Making kids’ lives better

Great Kids helps train social workers

Nancy Springer, photography by Ellie Bogue

How is a choir director like the head of a social service agency? Well, both need to be able to work with a variety of people, handle budgets, carry out events and make beautiful music. At least, that’s how Nancy Springer, head of Great Kids make Great Communities, a program supervised by the Allen County Superior Court, sees it.

In Springer’s case, her past as a choir director segued nicely into her role with Great Kids. Springer, originally from Arkansas, has a master’s degree in choral conducting from Ball State University, which is where she met her husband, Jeff, a pastor who is a Fort Wayne native. She spent four years conducting the choir at Emmanuel Lutheran, where Allen Superior Court Judge Charles Pratt sang in her choir. When the executive director position of Great Kids opened in 2012, he urged her to apply.

Great Kids make Great Communities helps social workers receive training at no cost that help them perform better, ultimately improving lives for the children they oversee. The agency hosts conferences and training sessions for social workers who work with children, but its offerings are also open to parents and non-social workers who just want to help make the lives of children better.

Guided by the “40 Developmental Assets” program developed by the Search Institute of Minneapolis, Great Kids helps workers get training in developing children’s resilience by developing both “internal” and “external” assets, including family support, safety, boundaries and expectations. These assets are also something that Singer said are important for the community to support as well. Great Kids make Great Communities is mainly funded by the Foellinger Foundation.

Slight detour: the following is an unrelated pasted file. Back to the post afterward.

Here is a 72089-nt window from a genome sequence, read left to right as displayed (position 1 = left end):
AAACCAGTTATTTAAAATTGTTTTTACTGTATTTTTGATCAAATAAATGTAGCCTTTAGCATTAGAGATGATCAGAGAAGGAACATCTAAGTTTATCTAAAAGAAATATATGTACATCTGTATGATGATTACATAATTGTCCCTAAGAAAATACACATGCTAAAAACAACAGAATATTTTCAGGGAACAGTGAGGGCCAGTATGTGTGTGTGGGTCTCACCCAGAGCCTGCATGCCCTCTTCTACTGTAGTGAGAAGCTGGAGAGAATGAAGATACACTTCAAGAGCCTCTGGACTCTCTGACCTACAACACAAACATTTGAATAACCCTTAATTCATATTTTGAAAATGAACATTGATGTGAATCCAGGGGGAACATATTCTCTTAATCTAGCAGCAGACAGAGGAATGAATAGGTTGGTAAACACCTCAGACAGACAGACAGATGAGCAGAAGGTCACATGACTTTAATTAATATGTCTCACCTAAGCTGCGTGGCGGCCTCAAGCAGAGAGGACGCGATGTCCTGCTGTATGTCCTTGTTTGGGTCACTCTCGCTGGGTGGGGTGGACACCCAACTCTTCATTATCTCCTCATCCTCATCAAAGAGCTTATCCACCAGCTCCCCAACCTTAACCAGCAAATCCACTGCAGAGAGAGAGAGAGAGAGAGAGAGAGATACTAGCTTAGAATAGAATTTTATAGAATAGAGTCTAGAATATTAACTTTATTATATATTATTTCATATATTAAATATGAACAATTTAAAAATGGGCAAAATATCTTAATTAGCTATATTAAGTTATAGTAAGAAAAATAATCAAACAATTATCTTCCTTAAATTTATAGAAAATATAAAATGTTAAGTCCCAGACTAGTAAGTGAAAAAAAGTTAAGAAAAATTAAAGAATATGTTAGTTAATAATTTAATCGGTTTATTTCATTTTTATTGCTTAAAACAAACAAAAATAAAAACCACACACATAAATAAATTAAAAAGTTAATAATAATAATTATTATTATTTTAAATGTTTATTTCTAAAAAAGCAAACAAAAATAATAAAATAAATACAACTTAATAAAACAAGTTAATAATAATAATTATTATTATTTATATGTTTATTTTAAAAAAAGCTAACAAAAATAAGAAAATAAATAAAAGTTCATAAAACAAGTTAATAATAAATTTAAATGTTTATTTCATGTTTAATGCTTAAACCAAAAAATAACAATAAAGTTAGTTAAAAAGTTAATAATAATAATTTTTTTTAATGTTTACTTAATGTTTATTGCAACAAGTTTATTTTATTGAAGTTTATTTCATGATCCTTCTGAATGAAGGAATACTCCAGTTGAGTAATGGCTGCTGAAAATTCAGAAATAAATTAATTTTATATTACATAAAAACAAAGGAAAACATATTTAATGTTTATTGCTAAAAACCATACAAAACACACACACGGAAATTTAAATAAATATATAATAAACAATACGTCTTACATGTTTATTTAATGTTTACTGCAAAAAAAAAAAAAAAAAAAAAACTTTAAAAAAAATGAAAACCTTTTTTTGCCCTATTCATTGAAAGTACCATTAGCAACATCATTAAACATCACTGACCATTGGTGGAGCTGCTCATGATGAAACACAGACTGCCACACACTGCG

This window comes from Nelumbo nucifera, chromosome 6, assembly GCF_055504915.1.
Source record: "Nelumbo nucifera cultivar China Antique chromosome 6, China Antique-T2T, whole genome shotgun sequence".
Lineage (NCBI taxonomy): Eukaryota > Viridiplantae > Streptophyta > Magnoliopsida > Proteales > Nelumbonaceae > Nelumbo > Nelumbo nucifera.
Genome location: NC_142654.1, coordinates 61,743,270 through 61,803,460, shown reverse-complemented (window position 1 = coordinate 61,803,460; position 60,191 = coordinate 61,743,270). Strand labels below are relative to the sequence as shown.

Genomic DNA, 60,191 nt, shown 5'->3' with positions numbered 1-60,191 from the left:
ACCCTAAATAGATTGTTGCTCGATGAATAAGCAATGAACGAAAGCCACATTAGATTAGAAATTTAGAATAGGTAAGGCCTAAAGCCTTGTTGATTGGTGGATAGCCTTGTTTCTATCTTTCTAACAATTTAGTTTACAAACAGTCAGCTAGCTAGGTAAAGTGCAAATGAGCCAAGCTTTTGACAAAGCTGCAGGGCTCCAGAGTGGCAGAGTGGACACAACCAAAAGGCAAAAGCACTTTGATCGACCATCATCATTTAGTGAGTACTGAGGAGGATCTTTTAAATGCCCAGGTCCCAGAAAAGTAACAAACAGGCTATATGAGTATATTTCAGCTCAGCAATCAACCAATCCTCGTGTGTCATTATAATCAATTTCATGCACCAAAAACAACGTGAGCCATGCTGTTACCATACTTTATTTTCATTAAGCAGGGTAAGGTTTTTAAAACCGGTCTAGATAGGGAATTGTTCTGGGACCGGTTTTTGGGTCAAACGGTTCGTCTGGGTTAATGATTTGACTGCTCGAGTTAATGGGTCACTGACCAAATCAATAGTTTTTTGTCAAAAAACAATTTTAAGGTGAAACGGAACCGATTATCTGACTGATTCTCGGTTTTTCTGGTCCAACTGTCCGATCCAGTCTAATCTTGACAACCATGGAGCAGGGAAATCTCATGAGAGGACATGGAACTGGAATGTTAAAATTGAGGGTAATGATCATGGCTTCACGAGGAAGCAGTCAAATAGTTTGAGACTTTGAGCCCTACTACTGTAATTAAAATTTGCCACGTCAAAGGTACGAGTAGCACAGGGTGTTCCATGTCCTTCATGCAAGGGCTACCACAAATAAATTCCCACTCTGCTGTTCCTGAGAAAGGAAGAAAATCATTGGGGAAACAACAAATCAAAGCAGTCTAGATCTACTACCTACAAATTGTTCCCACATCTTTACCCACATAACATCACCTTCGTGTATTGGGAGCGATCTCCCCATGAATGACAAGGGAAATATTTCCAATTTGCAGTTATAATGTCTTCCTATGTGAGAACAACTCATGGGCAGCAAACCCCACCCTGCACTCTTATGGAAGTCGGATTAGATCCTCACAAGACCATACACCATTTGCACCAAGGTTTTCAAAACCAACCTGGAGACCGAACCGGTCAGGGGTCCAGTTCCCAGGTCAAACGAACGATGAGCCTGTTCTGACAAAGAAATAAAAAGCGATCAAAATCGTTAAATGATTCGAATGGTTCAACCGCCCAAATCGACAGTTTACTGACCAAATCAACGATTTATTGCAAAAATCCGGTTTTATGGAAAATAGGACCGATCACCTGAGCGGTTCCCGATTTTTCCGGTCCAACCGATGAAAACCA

“What we’re trying to do with Great Kids is to reach out and give support and give resources to those youth workers on the front lines,” Springer said. “We can provide the training, and be a go-to resource of evidence-based practices.

“The assets apply to all children,” she added. “What we’ve seen is the assets make a huge difference. They have the power to promote healthy behaviors and protect against risky behavior.”

Every fall, Great Kids presents a conference that brings in experts to talk about issues and best practices in helping troubled youth. There’s a minimal fee to attend, and the conference is open to anyone, including parents, caregivers and educators.

“We allow people to get that training locally, where normally they’d have to travel,” Springer said.

Even better are the community partnerships Great Kids has forged with other agencies, such as Park Center and the Allen County Public Library.

And much like a choir, they are essential to bringing the sweet music of a happy child to life.


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